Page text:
Mortgage for Foreign Nationals

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Mortgage for Foreign Nationals

Mortgage for Foreign Nationals

Richard Campo talks us through mortgages for foreign nationals and what’s required.

The content contained within was correct at the time of publication but is subject to change 07/09/2023.

Mortgage for Foreign Nationals


Richard Campo talks us through mortgages for foreign nationals and what’s required.

What are the requirements for foreign nationals to qualify for a mortgage in the UK?

What we’re looking at today specifically is if you’re not from the UK originally but you’re buying in the UK. So you don’t have a UK passport and you want to buy a property here.

In terms of mortgage criteria, the main rule is that you need a larger deposit. Most UK banks want a 25% deposit, but the rest of it is pretty much the same.

It’s an area we work in a lot. I did some research recently out of curiosity and found that nearly half our clients aren’t from the UK originally. So this is a well-trodden path.

It’s often not as bad as you think. With visas, some lenders have requirements around your time in the UK – either you need to have been in the country for three years, or have three years left on your visa. Even then, there are no solid rules – for clients with high incomes lenders can make exceptions.

What types of visas or residency status are typically accepted for a mortgage application?

Basically it’s any valid visa that allows you to work. We can’t use student visas, and that does come up sometimes. People study here, then they get a job and want to get a property but they don’t renew the visa – you will need a work visa to get a mortgage.

There’s a grey area around investor visas because some lenders can take a view, but as a simple takeaway rule, you just need a valid visa that allows you to work in the UK. There are so many different types, and also post Brexit these things change quite a bit as well.

Do specific nationalities face more challenges when applying for a mortgage in the UK?

Yes – and again this changes in time, so I won’t mention any nationalities to avoid offending anyone. But if you look on the Home Office website, there’s a list of sanctioned countries.

Let’s say, if a country went to war with another country and we’re not happy with it, that country might end up on the sanction list. But these things change, so that’s the list that we go by at any given time.

If you’re from a sanctioned country, it doesn’t mean you can’t get a mortgage. It just means that you’re probably going to have to go through a bit of extra due diligence.

This leads onto a whole other area around how your residency works with tax rules. It’s really important where you’re paying tax. We get this often with high net worth individuals who are UK residents, but domiciled somewhere else.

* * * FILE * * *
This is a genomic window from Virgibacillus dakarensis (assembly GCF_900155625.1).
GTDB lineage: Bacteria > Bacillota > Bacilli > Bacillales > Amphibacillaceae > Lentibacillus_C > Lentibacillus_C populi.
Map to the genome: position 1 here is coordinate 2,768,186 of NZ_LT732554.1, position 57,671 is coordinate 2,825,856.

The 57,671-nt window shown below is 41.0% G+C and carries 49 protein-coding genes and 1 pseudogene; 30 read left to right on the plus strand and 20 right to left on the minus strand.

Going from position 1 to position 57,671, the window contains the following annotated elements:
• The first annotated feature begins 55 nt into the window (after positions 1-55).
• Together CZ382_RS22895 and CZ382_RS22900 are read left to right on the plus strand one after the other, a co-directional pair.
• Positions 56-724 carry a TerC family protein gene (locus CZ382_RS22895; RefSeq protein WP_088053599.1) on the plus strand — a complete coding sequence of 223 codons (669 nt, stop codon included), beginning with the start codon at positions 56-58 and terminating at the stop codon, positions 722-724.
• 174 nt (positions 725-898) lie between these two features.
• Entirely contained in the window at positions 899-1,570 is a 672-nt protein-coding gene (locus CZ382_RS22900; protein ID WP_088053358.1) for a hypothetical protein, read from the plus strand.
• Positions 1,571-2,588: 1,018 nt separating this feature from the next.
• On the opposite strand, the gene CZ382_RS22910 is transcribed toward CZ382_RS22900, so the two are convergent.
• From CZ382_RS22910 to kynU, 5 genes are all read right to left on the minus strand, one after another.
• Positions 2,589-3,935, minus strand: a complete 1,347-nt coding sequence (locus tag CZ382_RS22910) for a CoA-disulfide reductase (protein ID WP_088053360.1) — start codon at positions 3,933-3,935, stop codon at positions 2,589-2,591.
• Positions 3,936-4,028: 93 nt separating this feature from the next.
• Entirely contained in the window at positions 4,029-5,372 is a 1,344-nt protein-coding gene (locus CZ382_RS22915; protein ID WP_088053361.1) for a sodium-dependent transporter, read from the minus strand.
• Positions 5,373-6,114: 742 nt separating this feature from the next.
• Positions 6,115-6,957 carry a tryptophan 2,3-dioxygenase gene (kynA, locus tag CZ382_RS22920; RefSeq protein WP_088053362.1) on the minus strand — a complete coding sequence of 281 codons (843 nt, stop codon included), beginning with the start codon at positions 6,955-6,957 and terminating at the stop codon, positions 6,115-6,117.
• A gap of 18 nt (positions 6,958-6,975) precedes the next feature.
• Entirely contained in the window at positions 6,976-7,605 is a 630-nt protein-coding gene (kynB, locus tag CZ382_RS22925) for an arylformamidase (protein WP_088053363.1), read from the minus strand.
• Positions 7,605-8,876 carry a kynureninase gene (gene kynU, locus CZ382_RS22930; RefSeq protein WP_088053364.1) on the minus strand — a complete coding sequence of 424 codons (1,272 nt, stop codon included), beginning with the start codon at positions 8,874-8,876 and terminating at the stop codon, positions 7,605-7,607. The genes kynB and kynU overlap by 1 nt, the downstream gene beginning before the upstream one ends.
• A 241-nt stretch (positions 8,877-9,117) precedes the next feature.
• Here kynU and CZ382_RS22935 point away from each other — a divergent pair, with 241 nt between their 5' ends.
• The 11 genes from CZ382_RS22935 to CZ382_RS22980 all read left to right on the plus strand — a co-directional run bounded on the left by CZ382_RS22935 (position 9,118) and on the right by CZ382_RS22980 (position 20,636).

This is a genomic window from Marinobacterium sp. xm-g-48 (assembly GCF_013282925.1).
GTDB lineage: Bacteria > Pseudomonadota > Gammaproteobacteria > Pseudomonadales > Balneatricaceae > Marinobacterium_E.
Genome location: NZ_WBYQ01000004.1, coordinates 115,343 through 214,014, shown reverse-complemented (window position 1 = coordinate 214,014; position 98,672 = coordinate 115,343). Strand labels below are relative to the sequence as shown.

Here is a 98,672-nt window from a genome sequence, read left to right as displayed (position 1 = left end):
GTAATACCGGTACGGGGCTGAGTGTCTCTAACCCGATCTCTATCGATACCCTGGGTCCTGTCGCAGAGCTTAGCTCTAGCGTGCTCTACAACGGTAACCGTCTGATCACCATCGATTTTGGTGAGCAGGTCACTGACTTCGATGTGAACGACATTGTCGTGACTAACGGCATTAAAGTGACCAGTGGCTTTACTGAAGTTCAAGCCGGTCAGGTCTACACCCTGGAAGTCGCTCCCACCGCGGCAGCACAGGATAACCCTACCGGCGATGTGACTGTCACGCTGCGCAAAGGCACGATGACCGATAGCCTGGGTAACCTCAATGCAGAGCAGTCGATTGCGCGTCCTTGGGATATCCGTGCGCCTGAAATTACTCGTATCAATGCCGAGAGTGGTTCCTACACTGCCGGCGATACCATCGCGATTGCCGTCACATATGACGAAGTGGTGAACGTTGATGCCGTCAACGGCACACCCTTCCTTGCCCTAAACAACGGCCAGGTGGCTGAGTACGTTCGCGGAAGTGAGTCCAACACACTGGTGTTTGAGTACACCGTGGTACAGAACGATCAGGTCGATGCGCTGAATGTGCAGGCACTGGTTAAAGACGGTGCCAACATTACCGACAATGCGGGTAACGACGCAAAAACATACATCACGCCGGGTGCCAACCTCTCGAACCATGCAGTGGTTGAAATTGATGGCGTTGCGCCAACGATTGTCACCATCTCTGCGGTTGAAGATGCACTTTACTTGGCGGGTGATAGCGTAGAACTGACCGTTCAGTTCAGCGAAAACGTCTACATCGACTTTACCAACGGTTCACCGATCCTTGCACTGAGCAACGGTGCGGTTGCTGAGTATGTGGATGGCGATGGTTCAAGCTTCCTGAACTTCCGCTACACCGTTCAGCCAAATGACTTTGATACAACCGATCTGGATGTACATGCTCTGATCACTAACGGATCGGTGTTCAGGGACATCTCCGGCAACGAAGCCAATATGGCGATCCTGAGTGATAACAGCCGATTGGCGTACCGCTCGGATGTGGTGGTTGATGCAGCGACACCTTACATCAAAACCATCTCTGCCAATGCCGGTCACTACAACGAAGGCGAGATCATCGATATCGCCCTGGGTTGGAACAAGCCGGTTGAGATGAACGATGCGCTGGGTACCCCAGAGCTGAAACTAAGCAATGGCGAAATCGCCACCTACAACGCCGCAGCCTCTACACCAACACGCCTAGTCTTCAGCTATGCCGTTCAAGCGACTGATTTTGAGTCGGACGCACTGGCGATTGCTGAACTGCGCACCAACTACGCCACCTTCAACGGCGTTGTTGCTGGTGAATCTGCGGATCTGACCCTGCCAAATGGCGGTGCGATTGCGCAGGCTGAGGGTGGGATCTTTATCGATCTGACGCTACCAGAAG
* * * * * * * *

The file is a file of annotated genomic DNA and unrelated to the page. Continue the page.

If you have money in offshore jurisdictions like the British Virgin islands, Jersey, Guernsey, that might still flag up a challenge. Even if you have a UK passport but your wealth is elsewhere that might still rear its head.

We also find that cases with two nations can cause issues. One is Australia, for some reason, they won’t sign a money laundering declaration; and the other is the US – where the IRS has global jurisdiction over all US nationals. Banks don’t like that because theoretically the IRS could repossess a UK property on their behalf.

But none of these things are showstoppers, at all. That’s the point I want to make – they’re not major problems. There are banks that will help you, but these are some high risk touchpoints. Even if you do fall into that territory, as long as your application is sound we generally don’t have too many issues.

What documentation is needed to prove income and affordability for a mortgage for a Foreign National?

It’s all the usual stuff. To get a mortgage, it’s all about proving affordability, so we need to evidence your income. If you’re employed, that’s nice and simple. It’s generally payslips or proof of bonus. If you’re self-employed, it’ll be your accounts and tax records.

We will go through your bank statements and get your ID as well. You also need to prove your residency status in the UK is valid. We’ve moved away from traditional visas as such, and now a lot of banks ask for a share code which proves you’re valid to be in the UK.

What changed visas is the BRP cards – the biometric residency permit – these are really useful to get as well.

Other than proving residency in the UK the rest of the process is the same. For more detail, listen to our podcasts on First Time Buyers and Home Movers, because the details are the same.

Do foreign nationals need to have a UK bank account to apply for a mortgage?

Yes – all banks require a UK bank account to take mortgage payments from. You don’t need that at the point of application, but you absolutely will need it by the time the mortgage comes into effect.